Who? Richard Cramer, managing partner, Front Row Legal, Leeds.
Why is he in the news? One of a number of sports lawyers who were asked by various media outlets to comment on the seismic news that 12 football clubs – including Arsenal, Chelsea, Liverpool, Manchester City, Manchester United and Tottenham Hotspur – had agreed to join a new European Super League. Following widespread fan uproar, all six Premier League teams decided to withdraw.
Thoughts on the case: ‘It’s one of the biggest, most sensational stories in football for several years.
‘The Premier League is one of the biggest competitions in the world. The top four qualify each year for the Champions League. When you take away that qualification, you’re taking away a big part of what the Premier League is about. This was a whirlwind 48 hours. The clubs who signed up completely underestimated the power of the fans. Legal challenges would have been inevitable. Interestingly, in Spain an injunction was obtained on behalf of the players to restrain UEFA from imposing bans, which it threatened to do. Lots of sports lawyers would have been rubbing their hands with this project but it collapsed at the first hurdle.’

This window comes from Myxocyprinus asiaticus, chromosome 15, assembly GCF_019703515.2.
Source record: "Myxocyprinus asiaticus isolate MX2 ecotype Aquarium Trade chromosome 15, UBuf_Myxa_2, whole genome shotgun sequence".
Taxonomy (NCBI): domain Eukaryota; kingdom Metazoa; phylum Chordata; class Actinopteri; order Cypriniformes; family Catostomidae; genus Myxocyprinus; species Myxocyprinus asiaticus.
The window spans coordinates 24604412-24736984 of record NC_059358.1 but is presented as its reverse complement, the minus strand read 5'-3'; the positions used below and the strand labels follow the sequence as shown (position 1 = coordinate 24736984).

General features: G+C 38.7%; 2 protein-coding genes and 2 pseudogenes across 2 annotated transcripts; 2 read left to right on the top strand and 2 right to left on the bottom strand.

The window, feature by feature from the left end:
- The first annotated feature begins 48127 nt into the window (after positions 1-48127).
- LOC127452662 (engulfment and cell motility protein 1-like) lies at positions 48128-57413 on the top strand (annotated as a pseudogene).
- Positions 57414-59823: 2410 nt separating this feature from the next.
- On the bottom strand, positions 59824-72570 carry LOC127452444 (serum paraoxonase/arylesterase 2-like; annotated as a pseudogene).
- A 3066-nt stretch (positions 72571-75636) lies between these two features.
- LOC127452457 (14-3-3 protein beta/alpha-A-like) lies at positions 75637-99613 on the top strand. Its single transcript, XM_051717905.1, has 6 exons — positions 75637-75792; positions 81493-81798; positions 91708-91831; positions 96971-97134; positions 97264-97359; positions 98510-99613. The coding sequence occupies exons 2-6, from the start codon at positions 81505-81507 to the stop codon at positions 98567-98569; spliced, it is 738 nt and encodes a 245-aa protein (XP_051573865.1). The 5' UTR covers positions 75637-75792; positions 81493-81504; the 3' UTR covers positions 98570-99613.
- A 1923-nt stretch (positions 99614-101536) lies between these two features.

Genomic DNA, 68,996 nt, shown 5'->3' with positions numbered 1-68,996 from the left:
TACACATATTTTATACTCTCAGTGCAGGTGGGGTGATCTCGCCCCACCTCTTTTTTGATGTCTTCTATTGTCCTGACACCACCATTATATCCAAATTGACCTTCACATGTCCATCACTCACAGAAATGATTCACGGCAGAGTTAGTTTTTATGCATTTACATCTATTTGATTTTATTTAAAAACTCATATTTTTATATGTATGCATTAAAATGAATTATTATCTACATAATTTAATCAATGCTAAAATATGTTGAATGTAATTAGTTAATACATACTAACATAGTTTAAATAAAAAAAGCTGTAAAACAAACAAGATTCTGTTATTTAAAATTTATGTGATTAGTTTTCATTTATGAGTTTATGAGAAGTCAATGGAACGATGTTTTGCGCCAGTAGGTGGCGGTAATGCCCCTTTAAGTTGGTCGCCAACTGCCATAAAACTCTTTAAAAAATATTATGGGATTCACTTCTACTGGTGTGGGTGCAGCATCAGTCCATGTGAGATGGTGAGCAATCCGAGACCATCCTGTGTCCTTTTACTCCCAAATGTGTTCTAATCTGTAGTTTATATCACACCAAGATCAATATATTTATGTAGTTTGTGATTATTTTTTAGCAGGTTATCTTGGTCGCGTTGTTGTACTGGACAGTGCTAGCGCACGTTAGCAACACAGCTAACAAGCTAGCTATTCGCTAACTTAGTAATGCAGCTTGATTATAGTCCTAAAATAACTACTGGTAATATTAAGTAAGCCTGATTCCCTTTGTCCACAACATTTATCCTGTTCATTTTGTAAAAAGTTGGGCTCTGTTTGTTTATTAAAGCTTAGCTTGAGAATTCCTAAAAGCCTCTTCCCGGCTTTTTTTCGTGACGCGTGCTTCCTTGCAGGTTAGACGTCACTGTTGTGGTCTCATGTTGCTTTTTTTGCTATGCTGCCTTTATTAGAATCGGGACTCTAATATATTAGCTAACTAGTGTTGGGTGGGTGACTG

Dealing with the media: ‘There were rumours in the afternoon on the Sunday the announcement was made. I have a media consultant. We had a chat at about 5.30pm to see if I would be available to provide some legal commentary. I got the green light from Mrs C to do it – we were out for our first dinner since lockdown restrictions eased! With a story like this, the press want an immediate reaction. I did a live piece via Skype for Sky Sports News at 8.30pm.’
Why become a lawyer? ‘My father was a bookmaker. I wanted to be a bookmaker but my parents wanted me to have a “proper job”. Sport came along later in my career.’
Career high: ‘Setting up by myself. I resigned from a well-established legal practice. Within three months I got a phone call from [owner] Mohamed Al-Fayed to act for Fulham FC.’
Career low: ‘I was involved in the Newcastle United Supporters Save Our Seats campaign in 2000. We did not succeed at first instance. Three months of huge legal effort on an expedited trial. But we got a better result at the Court of Appeal in front of the then master of the rolls, Harry Woolf.’